Russia’s media have been under scrutiny for a series of stories blaming the 2018 World Cup on the 2016 protests

Russia’s media have been under scrutiny for a series of stories blaming the 2018 World Cup on the 2016 protests

Iran media blames humiliating World Cup loss on protests By Anthony Pidduck in Rome and Brussels

MOSCOW, Russia — In recent days, Russian media have come under particular scrutiny not just for a barrage of criticisms of the West but also for a series of stories blaming the loss of the 2018 World Cup on the protests that brought tens of thousands into the streets on social media. According to the most recent data, the Russian media have largely failed to acknowledge the role that such protests played in helping the team win the tournament.

In many ways, the Russian media’s coverage of these events has mirrored the coverage of the 2016 U.S. election. In the lead-up to the elections, Russian media outlets published a series of reports pointing to the role of fake news and paid rallies. Some weeks later, the same outlets began to publish articles blaming the election results at least in part on the role protests played in bringing Trump to power.

Now, it is not the first time Russian media have used the 2016 protests to frame the 2018 World Cup.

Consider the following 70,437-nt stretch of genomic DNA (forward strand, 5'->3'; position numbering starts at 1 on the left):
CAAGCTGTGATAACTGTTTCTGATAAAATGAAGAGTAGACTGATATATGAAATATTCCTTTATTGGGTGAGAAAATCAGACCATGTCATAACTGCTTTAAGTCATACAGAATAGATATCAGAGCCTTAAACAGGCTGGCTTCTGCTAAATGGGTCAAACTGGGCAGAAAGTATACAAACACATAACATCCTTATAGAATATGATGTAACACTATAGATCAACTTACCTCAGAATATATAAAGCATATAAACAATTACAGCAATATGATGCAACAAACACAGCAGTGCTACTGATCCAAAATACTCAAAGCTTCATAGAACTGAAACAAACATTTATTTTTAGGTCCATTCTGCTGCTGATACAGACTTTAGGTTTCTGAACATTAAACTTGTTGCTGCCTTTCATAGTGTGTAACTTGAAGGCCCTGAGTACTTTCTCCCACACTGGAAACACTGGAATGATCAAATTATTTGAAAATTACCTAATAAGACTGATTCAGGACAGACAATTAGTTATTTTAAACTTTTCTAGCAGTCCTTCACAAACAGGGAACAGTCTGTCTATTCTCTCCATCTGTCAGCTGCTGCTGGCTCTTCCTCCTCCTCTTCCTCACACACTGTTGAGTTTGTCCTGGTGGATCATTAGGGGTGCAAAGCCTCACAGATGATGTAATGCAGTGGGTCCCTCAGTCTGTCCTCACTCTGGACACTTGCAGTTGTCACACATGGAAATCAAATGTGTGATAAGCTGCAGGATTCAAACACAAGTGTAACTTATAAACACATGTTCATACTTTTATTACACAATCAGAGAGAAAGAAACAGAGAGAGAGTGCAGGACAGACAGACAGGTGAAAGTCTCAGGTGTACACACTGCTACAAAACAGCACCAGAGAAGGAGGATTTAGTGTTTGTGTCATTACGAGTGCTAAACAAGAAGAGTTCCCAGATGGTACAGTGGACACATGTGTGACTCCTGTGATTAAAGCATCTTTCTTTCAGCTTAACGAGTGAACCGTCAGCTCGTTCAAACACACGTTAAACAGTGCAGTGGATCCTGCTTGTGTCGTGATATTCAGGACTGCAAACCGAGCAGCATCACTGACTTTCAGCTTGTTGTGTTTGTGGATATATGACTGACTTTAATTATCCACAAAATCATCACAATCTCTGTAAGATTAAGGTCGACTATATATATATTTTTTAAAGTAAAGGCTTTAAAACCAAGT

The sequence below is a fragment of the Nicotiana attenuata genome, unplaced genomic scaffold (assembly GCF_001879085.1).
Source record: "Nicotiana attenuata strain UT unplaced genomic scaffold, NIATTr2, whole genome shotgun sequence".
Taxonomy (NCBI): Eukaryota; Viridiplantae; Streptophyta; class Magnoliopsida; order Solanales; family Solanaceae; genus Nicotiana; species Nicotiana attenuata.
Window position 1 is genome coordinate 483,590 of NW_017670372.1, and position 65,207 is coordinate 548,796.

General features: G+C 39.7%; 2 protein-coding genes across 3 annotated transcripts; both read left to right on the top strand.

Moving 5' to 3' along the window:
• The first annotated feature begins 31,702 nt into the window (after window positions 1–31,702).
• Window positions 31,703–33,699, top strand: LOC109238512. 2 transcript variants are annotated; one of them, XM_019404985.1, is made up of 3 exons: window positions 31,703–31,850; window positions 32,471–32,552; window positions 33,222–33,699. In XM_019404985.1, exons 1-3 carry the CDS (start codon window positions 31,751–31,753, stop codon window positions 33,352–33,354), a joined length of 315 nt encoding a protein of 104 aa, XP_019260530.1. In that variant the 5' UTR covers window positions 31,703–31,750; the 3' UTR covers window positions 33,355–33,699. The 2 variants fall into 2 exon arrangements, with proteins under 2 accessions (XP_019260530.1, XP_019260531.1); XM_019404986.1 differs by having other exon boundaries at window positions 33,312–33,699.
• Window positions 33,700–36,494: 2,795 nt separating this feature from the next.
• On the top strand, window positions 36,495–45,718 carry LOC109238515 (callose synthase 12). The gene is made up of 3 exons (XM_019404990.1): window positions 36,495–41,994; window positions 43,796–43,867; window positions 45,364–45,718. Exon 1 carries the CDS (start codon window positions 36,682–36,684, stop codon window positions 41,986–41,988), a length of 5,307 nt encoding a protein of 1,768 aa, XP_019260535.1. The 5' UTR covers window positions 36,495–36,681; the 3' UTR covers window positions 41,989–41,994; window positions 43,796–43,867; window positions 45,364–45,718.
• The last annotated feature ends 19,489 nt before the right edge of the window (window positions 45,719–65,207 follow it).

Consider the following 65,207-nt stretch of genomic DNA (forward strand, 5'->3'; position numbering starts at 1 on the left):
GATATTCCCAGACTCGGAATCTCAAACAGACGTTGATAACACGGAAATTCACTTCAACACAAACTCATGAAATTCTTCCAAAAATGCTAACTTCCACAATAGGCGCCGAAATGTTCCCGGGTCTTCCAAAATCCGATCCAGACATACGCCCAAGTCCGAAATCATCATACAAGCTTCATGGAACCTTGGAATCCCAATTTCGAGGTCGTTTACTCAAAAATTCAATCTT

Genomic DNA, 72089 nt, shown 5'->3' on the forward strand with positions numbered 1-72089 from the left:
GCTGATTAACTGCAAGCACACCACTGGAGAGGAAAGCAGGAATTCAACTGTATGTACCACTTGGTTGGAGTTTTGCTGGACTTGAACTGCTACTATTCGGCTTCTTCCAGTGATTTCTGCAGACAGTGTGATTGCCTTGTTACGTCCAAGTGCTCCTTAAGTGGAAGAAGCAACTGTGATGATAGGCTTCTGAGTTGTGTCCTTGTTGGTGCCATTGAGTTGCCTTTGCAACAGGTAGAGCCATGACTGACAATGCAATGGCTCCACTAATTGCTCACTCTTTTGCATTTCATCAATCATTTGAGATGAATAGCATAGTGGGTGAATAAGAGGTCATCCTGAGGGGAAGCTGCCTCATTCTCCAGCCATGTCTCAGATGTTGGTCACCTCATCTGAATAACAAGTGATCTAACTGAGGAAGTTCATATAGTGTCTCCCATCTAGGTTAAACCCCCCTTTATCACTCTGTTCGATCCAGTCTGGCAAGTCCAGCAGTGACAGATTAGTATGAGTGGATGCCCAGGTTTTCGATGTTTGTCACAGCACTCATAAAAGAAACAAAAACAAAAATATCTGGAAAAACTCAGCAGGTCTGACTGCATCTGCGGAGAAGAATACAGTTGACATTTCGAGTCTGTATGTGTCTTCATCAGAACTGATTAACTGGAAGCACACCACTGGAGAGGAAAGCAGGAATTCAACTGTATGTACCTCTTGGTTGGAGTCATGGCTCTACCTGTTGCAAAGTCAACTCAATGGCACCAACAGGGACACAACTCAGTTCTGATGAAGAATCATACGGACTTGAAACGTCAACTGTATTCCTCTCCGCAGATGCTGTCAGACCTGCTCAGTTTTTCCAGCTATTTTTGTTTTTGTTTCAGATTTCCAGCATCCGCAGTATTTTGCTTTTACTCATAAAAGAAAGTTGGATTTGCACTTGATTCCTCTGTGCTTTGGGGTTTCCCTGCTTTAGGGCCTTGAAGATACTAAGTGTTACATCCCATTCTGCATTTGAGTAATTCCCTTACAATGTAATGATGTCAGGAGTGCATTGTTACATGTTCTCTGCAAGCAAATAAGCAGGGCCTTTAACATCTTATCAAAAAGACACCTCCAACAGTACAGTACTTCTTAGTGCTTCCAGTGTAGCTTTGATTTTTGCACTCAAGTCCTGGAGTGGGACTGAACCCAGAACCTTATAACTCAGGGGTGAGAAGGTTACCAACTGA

In recent weeks, there have been many similar stories that have been published in a series of Russia’s top news outlets, including RT, Sputnik, and Novaya Gazeta.

In a story published Thursday in RT, the newspaper’s editor-in-chief wrote that protests were the main reason why the Russian football team lost the 2018 World Cup. The paper’s opinion editor wrote the same day that the 2018 loss was due, in large part, to the “inability of the Russian people to embrace the idea of the World Cup in Russia,” including the protests. A day later, a story published in Sputnik cited the protest movement, which took to social media to protest the tournament’s decision to not hold a major parade in Red Square.

Such stories were repeated in other outlets, including the popular and frequently criticized newspaper Novaya Gazeta. In a Thursday story published in its main page, the newspaper wrote that “people” had helped Russia defeat South Korea in the World Cup. That same day, the same newspaper published an opinion piece by journalist Pavel Felgenhauer who suggested that the protests had helped Russia secure the World Cup. “In this way, the protests helped Russia,” wrote Fel

Leave a Comment